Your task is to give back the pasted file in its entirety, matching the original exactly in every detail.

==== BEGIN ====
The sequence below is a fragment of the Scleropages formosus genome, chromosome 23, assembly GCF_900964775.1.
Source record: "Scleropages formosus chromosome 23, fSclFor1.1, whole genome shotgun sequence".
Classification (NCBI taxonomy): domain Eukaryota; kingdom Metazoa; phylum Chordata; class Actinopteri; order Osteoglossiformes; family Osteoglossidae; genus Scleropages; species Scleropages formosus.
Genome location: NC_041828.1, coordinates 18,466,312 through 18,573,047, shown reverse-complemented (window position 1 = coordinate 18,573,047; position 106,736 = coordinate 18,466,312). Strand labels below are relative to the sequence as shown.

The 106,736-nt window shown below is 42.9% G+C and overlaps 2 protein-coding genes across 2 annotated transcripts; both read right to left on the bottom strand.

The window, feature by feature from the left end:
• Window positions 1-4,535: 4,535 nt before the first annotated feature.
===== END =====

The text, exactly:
The sequence below is a fragment of the Scleropages formosus genome, chromosome 23, assembly GCF_900964775.1.
Source record: "Scleropages formosus chromosome 23, fSclFor1.1, whole genome shotgun sequence".
Classification (NCBI taxonomy): domain Eukaryota; kingdom Metazoa; phylum Chordata; class Actinopteri; order Osteoglossiformes; family Osteoglossidae; genus Scleropages; species Scleropages formosus.
Genome location: NC_041828.1, coordinates 18,466,312 through 18,573,047, shown reverse-complemented (window position 1 = coordinate 18,573,047; position 106,736 = coordinate 18,466,312). Strand labels below are relative to the sequence as shown.

The 106,736-nt window shown below is 42.9% G+C and overlaps 2 protein-coding genes across 2 annotated transcripts; both read right to left on the bottom strand.

The window, feature by feature from the left end:
• Window positions 1-4,535: 4,535 nt before the first annotated feature.